Inspiration is a fickle beast, but you mustn’t let it control you. Once you have structure and discipline, inspiration can adapt. Pro tip: observe the world around you and examine your own feelings closely. Listen to music and watch movies and read books. Keep an open mind. Anything can serve as a springboard for your next great idea, so keep your eyes peeled and take notes.

Remember: you can always edit a bad page, but you can never edit a blank page. Just power through that first draft once you’ve got your outline and the puzzle pieces starting falling into place. Try to stick to your schedule, despite running low on inspovation. You got this. You just gotta start somewhere.

How to pants?

Pantsing, like plotting, is something I (Jane) consider ‘nature’ rather than ‘nurture’. You either have it in you or you don’t. You can try to learn it and learn to do it well, but you might never enjoy it as much as the type of writing that is your nature.

Now, pantsing isn’t one set way – it’s a spectrum. I’m on the more extreme end myself. When I start a story, I sometimes don’t even know my main character’s name. All I know is a basic concept. Everything else – side characters, worldbuilding, plots, and sideplots – comes as I go.

For example, with my current WIP, all I knew at the start was that my main character’s name was Xaray and that he is a hero who would be wrongly executed. I had no idea I’d get another narrator, a love interest for the both of them, a whole range of gods doing sneaky plans on the background, and a plethora of cool races I made up on the spot. And I love every word.

It’s important to note that I use the rule of cool to the max. It’s about the only rule I consistently follow and more or less worship. What is the rule of cool? you may ask. Well, it comes down to, ‘Do you think something is cool? Do it. Find a way to fit it into your story. Make it awesome.’ By doing this, I make my worlds and stories increasingly more exciting for myself. It keeps my love for worldbuilding flaming up, too.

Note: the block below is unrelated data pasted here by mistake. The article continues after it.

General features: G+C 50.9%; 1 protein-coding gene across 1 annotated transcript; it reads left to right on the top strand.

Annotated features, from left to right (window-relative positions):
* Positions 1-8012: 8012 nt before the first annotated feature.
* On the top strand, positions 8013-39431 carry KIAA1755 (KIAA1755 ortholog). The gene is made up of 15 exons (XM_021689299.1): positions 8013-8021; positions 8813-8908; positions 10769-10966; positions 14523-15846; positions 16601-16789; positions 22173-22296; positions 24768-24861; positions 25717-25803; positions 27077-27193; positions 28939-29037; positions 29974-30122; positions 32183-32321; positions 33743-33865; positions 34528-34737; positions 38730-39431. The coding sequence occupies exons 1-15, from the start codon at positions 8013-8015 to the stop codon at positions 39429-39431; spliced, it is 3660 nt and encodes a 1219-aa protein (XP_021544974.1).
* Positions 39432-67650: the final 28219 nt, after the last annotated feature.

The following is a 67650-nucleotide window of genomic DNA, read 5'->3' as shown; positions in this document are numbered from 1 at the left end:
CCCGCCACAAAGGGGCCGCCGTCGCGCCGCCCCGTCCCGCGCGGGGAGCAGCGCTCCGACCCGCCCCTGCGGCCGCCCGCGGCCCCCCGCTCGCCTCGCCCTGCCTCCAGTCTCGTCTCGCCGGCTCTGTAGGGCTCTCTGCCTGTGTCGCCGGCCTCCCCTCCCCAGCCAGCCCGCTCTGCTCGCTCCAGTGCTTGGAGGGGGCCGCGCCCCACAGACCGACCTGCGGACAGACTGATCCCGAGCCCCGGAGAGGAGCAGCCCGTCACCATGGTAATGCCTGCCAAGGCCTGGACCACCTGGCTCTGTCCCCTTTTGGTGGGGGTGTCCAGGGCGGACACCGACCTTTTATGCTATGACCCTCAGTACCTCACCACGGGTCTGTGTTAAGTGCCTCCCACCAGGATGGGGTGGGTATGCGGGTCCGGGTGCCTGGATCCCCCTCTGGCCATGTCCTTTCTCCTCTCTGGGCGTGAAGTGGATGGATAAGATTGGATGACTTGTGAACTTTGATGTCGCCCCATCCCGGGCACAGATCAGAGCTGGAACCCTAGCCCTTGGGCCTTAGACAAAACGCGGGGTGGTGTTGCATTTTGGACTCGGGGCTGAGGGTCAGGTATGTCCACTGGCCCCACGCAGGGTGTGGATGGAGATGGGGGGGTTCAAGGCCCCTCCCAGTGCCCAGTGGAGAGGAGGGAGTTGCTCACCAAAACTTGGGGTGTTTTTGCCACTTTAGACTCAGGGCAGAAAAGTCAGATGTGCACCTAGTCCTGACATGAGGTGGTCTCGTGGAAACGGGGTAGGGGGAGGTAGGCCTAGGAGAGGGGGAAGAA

So, how you pants? Just write. Let the words flow. Let them run like the wind without you hindering them. See where your imagination takes you and trust that it’ll be fine. After all, you can always edit afterwards. But the true freedom? That’s letting all the words out that want to be out.

When writing high fantasy, do you have to mention the entire world?

The answer to this really depends on the kind of story you’re writing. If your story takes place in a handful of close-by villages who have no contact with the outside world, not mentioning it is fine. In fact, mentioning it in detail would be weird. However, if you’re writing a story that takes place all over the world, the characters routinely travel, or the plot has to do with the entire world, it’d be strange not to mention the rest of the world.

Simply put, is it important to the plot and the story that the entire world is mentioned? If the answer is yes, go for it! If the answer is no, then don’t.

How to write numbers in dialogue?